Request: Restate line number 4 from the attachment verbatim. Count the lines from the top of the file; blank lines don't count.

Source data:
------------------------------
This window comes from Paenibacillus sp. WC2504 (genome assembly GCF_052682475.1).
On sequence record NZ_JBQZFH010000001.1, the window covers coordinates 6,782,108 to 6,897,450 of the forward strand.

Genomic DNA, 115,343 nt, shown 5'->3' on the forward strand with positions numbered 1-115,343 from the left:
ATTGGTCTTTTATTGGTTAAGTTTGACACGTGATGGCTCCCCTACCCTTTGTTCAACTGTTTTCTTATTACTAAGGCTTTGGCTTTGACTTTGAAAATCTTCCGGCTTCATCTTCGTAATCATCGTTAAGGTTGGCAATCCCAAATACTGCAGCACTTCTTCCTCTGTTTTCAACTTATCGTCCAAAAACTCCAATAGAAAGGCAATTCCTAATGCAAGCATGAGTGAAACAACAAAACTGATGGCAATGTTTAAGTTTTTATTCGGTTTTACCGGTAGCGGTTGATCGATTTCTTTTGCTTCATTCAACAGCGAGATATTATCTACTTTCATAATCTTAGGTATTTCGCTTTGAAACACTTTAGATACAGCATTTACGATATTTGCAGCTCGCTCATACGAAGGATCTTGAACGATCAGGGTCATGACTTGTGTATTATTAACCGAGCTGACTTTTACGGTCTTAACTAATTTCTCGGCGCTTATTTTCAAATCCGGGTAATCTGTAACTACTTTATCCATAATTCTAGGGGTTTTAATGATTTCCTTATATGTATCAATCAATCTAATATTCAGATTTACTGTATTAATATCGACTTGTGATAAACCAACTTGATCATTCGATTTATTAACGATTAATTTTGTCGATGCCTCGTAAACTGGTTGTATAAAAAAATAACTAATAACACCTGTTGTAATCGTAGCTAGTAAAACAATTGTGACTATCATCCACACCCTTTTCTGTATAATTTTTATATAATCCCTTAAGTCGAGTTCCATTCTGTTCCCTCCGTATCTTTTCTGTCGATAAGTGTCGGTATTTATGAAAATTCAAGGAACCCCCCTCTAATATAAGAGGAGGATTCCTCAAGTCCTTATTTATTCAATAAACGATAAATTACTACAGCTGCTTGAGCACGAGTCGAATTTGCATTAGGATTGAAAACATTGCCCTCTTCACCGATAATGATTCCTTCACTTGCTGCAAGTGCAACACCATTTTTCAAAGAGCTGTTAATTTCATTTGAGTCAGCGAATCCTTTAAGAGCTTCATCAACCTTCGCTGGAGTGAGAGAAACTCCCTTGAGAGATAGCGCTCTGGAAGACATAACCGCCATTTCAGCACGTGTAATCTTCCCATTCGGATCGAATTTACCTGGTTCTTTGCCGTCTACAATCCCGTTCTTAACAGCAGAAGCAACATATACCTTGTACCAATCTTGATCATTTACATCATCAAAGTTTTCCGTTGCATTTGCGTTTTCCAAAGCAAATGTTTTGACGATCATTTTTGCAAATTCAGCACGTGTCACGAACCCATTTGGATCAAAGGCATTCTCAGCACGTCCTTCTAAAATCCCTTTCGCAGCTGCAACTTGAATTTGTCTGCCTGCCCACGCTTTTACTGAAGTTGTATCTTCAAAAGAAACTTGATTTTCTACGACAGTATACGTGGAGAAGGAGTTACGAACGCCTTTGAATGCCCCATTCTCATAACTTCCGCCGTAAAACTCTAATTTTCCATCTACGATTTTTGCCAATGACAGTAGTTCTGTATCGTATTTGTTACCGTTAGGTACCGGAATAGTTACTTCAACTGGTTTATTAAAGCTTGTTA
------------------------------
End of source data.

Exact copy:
ATTGGTCTTTTATTGGTTAAGTTTGACACGTGATGGCTCCCCTACCCTTTGTTCAACTGTTTTCTTATTACTAAGGCTTTGGCTTTGACTTTGAAAATCTTCCGGCTTCATCTTCGTAATCATCGTTAAGGTTGGCAATCCCAAATACTGCAGCACTTCTTCCTCTGTTTTCAACTTATCGTCCAAAAACTCCAATAGAAAGGCAATTCCTAATGCAAGCATGAGTGAAACAACAAAACTGATGGCAATGTTTAAGTTTTTATTCGGTTTTACCGGTAGCGGTTGATCGATTTCTTTTGCTTCATTCAACAGCGAGATATTATCTACTTTCATAATCTTAGGTATTTCGCTTTGAAACACTTTAGATACAGCATTTACGATATTTGCAGCTCGCTCATACGAAGGATCTTGAACGATCAGGGTCATGACTTGTGTATTATTAACCGAGCTGACTTTTACGGTCTTAACTAATTTCTCGGCGCTTATTTTCAAATCCGGGTAATCTGTAACTACTTTATCCATAATTCTAGGGGTTTTAATGATTTCCTTATATGTATCAATCAATCTAATATTCAGATTTACTGTATTAATATCGACTTGTGATAAACCAACTTGATCATTCGATTTATTAACGATTAATTTTGTCGATGCCTCGTAAACTGGTTGTATAAAAAAATAACTAATAACACCTGTTGTAATCGTAGCTAGTAAAACAATTGTGACTATCATCCACACCCTTTTCTGTATAATTTTTATATAATCCCTTAAGTCGAGTTCCATTCTGTTCCCTCCGTATCTTTTCTGTCGATAAGTGTCGGTATTTATGAAAATTCAAGGAACCCCCCTCTAATATAAGAGGAGGATTCCTCAAGTCCTTATTTATTCAATAAACGATAAATTACTACAGCTGCTTGAGCACGAGTCGAATTTGCATTAGGATTGAAAACATTGCCCTCTTCACCGATAATGATTCCTTCACTTGCTGCAAGTGCAACACCATTTTTCAAAGAGCTGTTAATTTCATTTGAGTCAGCGAATCCTTTAAGAGCTTCATCAACCTTCGCTGGAGTGAGAGAAACTCCCTTGAGAGATAGCGCTCTGGAAGACATAACCGCCATTTCAGCACGTGTAATCTTCCCATTCGGATCGAATTTACCTGGTTCTTTGCCGTCTACAATCCCGTTCTTAACAGCAGAAGCAACATATACCTTGTACCAATCTTGATCATTTACATCATCAAAGTTTTCCGTTGCATTTGCGTTTTCCAAAGCAAATGTTTTGACGATCATTTTTGCAAATTCAGCACGTGTCACGAACCCATTTGGATCAAAGGCATTCTCAGCACGTCCTTCTAAAATCCCTTTCGCAGCTGCAACTTGAATTTGTCTGCCTGCCCACGCTTTTACTGAAGTTGTATCTTCAAAAGAAACTTGATTTTCTACGACAGTATACGTGGAGAAGGAGTTACGAACGCCTTTGAATGCCCCATTCTCATAACTTCCGCCGTAAAACTCTAATTTTCCATCTACGATTTTTGCCAATGACAGTAGTTCTGTATCGTATTTGTTACCGTTAGGTACCGGAATAGTTACTTCAACTGGTTTATTAAAGCTTGTTA